ARP Grant Spotlight: The Boise Hive (Boise, ID)

By Mary Lieb
Three men who are members of a band stand onstage ready to perform

A performance during a Boise Hive Live at the Hive event. Photo courtesy of The Boise Hive

In the modern pop-culture tradition, being a musician comes with a series of default lifestyle expectations, ones of indulgence and recklessness, larger-than-life living, and altered forms of consciousness, but one organization in Boise, Idaho, is offering another option for musicians and their fans. The Boise Hive is a sober rehearsal studio space for musicians with in-house access to mental health counseling.

“I think having a communal space where musicians can collaborate without the negative influence is phenomenal and is key to growing. Drinking is interwoven into every facet of the music industry, and the Boise Hive is a family friendly place for people to come and connect, practice their craft or get support.” said Tara Rosenberg, Operations Manager at the Hive.

For spaces starting at $4.00 per hour, musicians can rent a studio to play, record, or practice in. This revenue then helps support the organization’s mental health resources, which include counseling, jam sessions, drum circles and, more recently, sober curious programming for those interested in sober living. In addition, the organization’s food pantry offers a convenient place for those experiencing food insecurity, whether they are musicians or community residents.

During the pandemic, the local Boise music community faced a crisis; as performance opportunities decreased, so did the need for rehearsal space. Boise Hive lost more than 70 percent of its revenue during the first few months of the pandemic prompting the organization to close for three months and put out a call for community fundraising to stay afloat. Fortunately for the Hive, they were able to fundraise enough to reopen their doors.

“I feel like we give as much to our community as they give to us. It’s a very symbiotic relationship. And if we put an idea out there, it's met. The community answers,” said Rosenberg.

In addition to community support, the Hive received a $100,000 ARP grant, which allowed Rosenberg to be hired as the organization’s sole staffer. Since its founding in 2013, the Hive has been run by a more than 30-person volunteer staff who donate an estimated 11,000 hours of service annually. Since hiring a dedicated staff member, the Hive and its volunteers have seen positive changes to the space, an upcoming website refresh, a more reliable online reservation system, and an increase in studio hours.

“Without the NEA ARP funding, we wouldn’t have had an operations manager. We would not have expanded our hours. We wouldn't have had that those open doors to have people coming in and doing their music, and we wouldn’t have been able to serve the mental health of this community at a time when they really needed support,” said Greg Bowman, member of the Boise Hive board.

For many who utilize the Hive’s resources, making music is a coping mechanism in itself, and the organization serves community members of all ages. One population that the Hive is working to engage is the military and veteran community. In March 2021, the organization was awarded a Grants for Arts Projects and used that funding to support musical workshops and outreach events for military veteran musicians. The team met veterans where they were, at Gowen Field and Mountain Home, two Air Force bases in Idaho, to host keyboard, vocal, guitar, and drum sessions.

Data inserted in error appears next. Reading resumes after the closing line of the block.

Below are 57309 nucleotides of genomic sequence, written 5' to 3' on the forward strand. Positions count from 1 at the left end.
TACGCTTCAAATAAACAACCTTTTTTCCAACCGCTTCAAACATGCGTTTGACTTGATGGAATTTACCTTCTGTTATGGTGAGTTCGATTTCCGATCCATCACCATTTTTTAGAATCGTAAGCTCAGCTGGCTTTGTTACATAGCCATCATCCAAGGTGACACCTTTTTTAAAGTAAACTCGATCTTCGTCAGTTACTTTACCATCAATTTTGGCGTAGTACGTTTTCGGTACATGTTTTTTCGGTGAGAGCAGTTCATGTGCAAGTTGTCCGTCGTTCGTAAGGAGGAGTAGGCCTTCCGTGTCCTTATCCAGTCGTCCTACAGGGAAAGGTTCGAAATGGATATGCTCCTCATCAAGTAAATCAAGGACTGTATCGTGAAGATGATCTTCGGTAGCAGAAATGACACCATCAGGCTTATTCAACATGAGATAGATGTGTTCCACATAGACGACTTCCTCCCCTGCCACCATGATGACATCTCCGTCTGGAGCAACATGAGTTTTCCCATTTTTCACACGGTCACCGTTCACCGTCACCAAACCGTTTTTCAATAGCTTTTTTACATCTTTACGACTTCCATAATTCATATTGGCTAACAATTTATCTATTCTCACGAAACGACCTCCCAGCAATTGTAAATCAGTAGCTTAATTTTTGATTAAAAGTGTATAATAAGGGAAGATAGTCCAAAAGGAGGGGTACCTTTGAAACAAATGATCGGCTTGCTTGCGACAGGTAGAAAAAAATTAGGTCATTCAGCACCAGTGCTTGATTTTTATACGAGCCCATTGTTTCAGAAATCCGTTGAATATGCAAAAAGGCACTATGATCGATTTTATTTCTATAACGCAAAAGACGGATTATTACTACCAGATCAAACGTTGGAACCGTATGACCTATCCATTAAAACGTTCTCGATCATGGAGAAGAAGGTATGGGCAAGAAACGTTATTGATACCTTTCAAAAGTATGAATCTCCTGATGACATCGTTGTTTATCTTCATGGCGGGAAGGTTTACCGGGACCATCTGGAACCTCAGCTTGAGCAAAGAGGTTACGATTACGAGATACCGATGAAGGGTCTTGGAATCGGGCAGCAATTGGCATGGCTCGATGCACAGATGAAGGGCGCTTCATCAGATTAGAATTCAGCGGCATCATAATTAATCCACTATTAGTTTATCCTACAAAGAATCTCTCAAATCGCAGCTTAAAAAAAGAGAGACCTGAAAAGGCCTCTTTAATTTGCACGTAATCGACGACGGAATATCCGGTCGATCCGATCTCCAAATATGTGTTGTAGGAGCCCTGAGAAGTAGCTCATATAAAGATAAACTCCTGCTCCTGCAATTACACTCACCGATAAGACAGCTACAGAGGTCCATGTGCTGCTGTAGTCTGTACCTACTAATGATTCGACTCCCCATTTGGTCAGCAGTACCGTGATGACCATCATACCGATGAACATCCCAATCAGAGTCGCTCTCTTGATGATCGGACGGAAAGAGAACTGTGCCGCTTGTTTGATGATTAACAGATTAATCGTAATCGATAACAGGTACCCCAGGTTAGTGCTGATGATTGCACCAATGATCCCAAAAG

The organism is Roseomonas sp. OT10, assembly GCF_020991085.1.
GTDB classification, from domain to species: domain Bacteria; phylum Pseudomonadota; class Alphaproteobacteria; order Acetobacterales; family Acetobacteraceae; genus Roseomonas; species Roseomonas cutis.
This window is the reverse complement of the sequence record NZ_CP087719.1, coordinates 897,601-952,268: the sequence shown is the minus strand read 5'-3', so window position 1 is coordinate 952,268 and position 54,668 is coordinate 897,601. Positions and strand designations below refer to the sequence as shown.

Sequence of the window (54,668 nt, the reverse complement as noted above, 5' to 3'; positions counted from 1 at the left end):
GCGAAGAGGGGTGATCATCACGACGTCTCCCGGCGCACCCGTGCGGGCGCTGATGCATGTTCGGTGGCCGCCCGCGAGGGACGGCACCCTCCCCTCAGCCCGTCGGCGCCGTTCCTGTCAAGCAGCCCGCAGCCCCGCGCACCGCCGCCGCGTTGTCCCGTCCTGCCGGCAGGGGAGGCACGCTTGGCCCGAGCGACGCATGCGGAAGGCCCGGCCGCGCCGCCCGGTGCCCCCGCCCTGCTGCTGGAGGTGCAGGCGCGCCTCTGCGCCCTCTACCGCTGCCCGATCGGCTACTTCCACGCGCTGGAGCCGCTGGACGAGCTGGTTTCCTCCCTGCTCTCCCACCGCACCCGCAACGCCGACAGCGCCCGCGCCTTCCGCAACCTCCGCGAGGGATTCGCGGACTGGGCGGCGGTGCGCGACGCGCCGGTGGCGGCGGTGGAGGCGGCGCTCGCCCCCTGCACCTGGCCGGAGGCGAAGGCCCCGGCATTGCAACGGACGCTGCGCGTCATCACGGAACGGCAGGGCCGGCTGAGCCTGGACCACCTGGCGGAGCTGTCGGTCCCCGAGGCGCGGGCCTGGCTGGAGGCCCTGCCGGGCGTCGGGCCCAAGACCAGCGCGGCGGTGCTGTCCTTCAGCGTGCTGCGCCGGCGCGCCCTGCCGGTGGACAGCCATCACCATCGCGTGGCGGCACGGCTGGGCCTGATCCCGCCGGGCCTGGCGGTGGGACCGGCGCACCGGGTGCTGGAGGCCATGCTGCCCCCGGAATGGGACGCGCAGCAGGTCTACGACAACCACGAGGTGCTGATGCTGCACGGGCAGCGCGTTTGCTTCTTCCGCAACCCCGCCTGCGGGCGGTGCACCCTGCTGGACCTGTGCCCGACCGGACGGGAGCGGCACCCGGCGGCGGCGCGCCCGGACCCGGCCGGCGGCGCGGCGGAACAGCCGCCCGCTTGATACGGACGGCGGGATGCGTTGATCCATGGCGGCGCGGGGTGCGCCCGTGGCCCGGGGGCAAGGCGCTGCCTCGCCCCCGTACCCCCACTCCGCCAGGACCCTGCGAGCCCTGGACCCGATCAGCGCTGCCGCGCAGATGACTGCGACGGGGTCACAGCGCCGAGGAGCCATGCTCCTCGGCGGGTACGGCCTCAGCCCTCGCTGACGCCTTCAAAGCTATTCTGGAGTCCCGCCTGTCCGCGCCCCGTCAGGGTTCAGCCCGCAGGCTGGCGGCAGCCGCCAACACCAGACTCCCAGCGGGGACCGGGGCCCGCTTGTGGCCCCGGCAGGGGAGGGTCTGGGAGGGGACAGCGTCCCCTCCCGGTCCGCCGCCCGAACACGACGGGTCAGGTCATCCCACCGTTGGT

“What we realized was that the Hive wasn't necessarily a convenient space for veterans to come in, especially if they had PTSD or other things that made it hard for them to feel comfortable coming into a space they weren’t familiar with. It was really important for us to go to where the veterans are, and I think there was a positive impact,” said James McQuoid, a veteran who helps coordinate veteran outreach.

Veterans also enjoy bi-weekly GI-Jam sessions, a program established by military veteran Boise Hive volunteers who experienced a mental health benefit simply from the process of learning and playing music together.

“There's a moment if you've been at The Hive long enough, where all the studios are booked and everyone playing different genres of music. You’ve got death metal in one room, country in another, and you've got classical and studio flow. But there’s a moment where it all syncs up. It's like a mega song,” said McQuoid.

While the Hive aims to provide a space for musicians to practice their art at an affordable rate, the organization’s primary focus continues to be increasing access to mental health resources and suicide prevention among musicians. The Hive partners with Boise State University to work with social work interns and other mental health professionals to serve the community’s increasing need for mental health resources.

“Our mental health team really struggled during the pandemic, and we learned it’s really difficult to provide therapy via telehealth. It’s been really nice to be able to witness the counselors… provide their services in person again. I think that that was probably one of the most notable shifts post-pandemic,” said Rosenberg.

As the Hive team continues to look toward pandemic recovery, they are eager to continue providing resources to the community and deepening partnerships with the Boise area to make everyone’s lives a little richer with music. 

“It really doesn't matter what type of music you play. If you've got a song in your heart and you want to sing it, come to the Boise Hive,” said McQuoid.